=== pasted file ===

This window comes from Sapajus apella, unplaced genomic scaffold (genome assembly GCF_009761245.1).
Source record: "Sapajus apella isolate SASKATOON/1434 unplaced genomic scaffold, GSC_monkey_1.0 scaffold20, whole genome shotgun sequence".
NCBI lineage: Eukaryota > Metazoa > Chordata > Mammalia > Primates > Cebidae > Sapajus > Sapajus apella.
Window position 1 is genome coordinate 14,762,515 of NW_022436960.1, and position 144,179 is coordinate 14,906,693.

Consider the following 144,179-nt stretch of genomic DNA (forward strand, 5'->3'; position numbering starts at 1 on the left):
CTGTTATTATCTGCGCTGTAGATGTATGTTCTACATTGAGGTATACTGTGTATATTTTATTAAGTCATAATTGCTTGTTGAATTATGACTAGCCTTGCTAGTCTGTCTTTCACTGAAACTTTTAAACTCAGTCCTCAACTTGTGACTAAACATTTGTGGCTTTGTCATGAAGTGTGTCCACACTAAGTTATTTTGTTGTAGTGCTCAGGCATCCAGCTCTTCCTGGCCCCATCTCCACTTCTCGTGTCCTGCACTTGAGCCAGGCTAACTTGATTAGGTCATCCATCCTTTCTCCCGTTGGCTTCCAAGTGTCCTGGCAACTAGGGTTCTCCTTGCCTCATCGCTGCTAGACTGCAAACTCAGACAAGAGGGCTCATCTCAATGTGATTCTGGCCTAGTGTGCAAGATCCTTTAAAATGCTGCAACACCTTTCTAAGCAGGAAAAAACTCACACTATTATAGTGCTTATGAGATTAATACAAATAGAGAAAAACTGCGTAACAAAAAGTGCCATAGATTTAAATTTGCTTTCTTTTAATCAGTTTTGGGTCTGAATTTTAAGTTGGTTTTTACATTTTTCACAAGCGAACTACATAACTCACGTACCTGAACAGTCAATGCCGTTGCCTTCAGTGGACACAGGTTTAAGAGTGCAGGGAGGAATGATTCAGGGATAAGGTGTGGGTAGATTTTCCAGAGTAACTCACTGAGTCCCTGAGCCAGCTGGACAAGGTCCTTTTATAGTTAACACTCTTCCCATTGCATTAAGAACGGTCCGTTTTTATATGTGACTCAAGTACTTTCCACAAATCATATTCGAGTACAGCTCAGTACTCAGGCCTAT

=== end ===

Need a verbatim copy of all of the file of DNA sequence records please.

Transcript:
This window comes from Sapajus apella, unplaced genomic scaffold (genome assembly GCF_009761245.1).
Source record: "Sapajus apella isolate SASKATOON/1434 unplaced genomic scaffold, GSC_monkey_1.0 scaffold20, whole genome shotgun sequence".
NCBI lineage: Eukaryota > Metazoa > Chordata > Mammalia > Primates > Cebidae > Sapajus > Sapajus apella.
Window position 1 is genome coordinate 14,762,515 of NW_022436960.1, and position 144,179 is coordinate 14,906,693.

Consider the following 144,179-nt stretch of genomic DNA (forward strand, 5'->3'; position numbering starts at 1 on the left):
CTGTTATTATCTGCGCTGTAGATGTATGTTCTACATTGAGGTATACTGTGTATATTTTATTAAGTCATAATTGCTTGTTGAATTATGACTAGCCTTGCTAGTCTGTCTTTCACTGAAACTTTTAAACTCAGTCCTCAACTTGTGACTAAACATTTGTGGCTTTGTCATGAAGTGTGTCCACACTAAGTTATTTTGTTGTAGTGCTCAGGCATCCAGCTCTTCCTGGCCCCATCTCCACTTCTCGTGTCCTGCACTTGAGCCAGGCTAACTTGATTAGGTCATCCATCCTTTCTCCCGTTGGCTTCCAAGTGTCCTGGCAACTAGGGTTCTCCTTGCCTCATCGCTGCTAGACTGCAAACTCAGACAAGAGGGCTCATCTCAATGTGATTCTGGCCTAGTGTGCAAGATCCTTTAAAATGCTGCAACACCTTTCTAAGCAGGAAAAAACTCACACTATTATAGTGCTTATGAGATTAATACAAATAGAGAAAAACTGCGTAACAAAAAGTGCCATAGATTTAAATTTGCTTTCTTTTAATCAGTTTTGGGTCTGAATTTTAAGTTGGTTTTTACATTTTTCACAAGCGAACTACATAACTCACGTACCTGAACAGTCAATGCCGTTGCCTTCAGTGGACACAGGTTTAAGAGTGCAGGGAGGAATGATTCAGGGATAAGGTGTGGGTAGATTTTCCAGAGTAACTCACTGAGTCCCTGAGCCAGCTGGACAAGGTCCTTTTATAGTTAACACTCTTCCCATTGCATTAAGAACGGTCCGTTTTTATATGTGACTCAAGTACTTTCCACAAATCATATTCGAGTACAGCTCAGTACTCAGGCCTAT